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Jennifer Silverberg
Jason Tilford making fresh tortillas at Mission Taco Joint.

Eleven years ago, Jason Tilford and his wife Colleen opened Barrister's -- a neighborhood bar in downtown Clayton that became a mecca for soccer-loving St. Louisans.

But last week, the couple sold the business. Jason Tilford, who now serves as co-owner and executive chef of Tilford Restaurant Group, says the sale will allow the restaurant group to focus on expanding its wildly popular Mission Taco Joint chain into Kansas City.

The trendy taqueria currently has two locations, all in St. Louis. The group aims to open a new Mission Taco Joint in the Crossroads Arts District in Kansas City, Missouri -- south of downtown, six blocks from the Power and Light District.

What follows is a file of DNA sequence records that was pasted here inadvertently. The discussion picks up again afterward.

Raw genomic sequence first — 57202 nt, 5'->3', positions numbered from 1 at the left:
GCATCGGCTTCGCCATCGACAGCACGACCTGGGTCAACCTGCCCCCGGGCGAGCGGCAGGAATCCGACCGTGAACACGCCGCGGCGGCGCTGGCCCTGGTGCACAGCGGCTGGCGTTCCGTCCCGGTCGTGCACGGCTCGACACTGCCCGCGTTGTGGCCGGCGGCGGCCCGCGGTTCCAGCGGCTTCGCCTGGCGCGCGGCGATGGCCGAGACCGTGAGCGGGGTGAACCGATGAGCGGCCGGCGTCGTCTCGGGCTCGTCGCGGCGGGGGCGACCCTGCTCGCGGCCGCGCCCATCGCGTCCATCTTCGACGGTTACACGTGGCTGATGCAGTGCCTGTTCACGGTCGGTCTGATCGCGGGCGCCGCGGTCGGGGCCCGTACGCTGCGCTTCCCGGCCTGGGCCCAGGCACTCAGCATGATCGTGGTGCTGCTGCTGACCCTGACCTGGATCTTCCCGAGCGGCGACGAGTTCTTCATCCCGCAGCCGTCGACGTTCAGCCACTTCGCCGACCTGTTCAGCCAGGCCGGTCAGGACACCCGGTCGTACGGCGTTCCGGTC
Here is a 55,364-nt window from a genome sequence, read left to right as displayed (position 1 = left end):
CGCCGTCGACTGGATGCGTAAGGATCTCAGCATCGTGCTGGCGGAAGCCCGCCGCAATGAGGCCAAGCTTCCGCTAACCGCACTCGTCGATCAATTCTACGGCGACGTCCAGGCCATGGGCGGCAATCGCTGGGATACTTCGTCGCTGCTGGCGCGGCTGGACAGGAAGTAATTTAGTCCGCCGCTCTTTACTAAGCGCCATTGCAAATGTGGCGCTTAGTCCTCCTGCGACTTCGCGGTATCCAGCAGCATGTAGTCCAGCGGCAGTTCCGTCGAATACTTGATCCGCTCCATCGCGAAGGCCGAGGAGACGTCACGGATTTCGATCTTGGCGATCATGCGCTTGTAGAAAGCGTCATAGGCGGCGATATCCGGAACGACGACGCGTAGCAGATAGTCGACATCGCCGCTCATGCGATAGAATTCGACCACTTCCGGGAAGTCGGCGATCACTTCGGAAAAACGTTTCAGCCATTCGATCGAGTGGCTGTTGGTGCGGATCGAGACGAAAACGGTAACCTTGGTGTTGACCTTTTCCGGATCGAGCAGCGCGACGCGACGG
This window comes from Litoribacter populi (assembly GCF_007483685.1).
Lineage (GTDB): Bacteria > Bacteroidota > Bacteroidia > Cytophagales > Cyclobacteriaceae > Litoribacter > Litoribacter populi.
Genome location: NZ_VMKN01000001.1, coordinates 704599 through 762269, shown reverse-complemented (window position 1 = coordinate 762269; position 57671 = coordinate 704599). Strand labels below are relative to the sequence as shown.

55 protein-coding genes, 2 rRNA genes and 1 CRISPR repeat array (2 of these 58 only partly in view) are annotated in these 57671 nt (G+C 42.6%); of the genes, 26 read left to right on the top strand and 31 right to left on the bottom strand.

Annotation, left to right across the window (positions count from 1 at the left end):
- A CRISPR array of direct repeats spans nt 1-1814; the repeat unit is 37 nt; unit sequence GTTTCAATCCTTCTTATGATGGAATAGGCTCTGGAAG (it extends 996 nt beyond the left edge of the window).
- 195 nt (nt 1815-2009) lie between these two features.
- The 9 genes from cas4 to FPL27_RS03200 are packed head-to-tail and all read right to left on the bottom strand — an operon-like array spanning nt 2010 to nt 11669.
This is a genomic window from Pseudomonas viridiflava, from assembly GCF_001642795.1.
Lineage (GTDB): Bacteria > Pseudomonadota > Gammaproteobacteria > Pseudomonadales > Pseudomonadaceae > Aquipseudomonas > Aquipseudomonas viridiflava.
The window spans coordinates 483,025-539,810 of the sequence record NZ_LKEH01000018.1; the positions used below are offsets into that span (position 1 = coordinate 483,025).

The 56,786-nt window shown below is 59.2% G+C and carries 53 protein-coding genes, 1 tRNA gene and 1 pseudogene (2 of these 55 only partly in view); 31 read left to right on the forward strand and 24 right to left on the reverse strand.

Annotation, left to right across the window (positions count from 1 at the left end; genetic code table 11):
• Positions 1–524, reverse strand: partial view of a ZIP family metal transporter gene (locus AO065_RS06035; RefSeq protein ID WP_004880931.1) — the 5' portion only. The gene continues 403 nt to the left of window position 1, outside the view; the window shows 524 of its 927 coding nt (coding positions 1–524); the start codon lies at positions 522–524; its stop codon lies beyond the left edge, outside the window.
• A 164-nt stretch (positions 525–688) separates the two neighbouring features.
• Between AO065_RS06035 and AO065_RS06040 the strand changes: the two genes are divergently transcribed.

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SugarBot Sweet Shop to Open in St. Charles This Summer

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Photo by Kevin Korinek
The co-owners of SugarBot, Jackie Lynch and Mark Huebbe.

In 2012, Jackie Lynch was working as a marketer and feeling largely unfulfilled. So she started pursuing her hobby of making homemade ice cream, cupcakes, and pie. "People would always tell me I should be doing this, 'Why aren't you doing this?' And I just never saw myself there," she says. But that began to change, and a year later, she left her full-time job to pursue a specialized degree from St. Louis Community College in baking and pastry.

Now Lynch and her boyfriend, Mark Huebbe, are opening their own pastry shop, SugarBot Sweet-Shop, at 433 Jackson Street in the heart of St. Charles city. The fare will consist of childhood treats the way you remember them, only better: from-scratch sugar cookies, Rice Krispie treats, drop cookies, cupcakes, hand pies and more. Eventually, Lynch plans to offer a menu of scratch-made ice creams and craft sodas.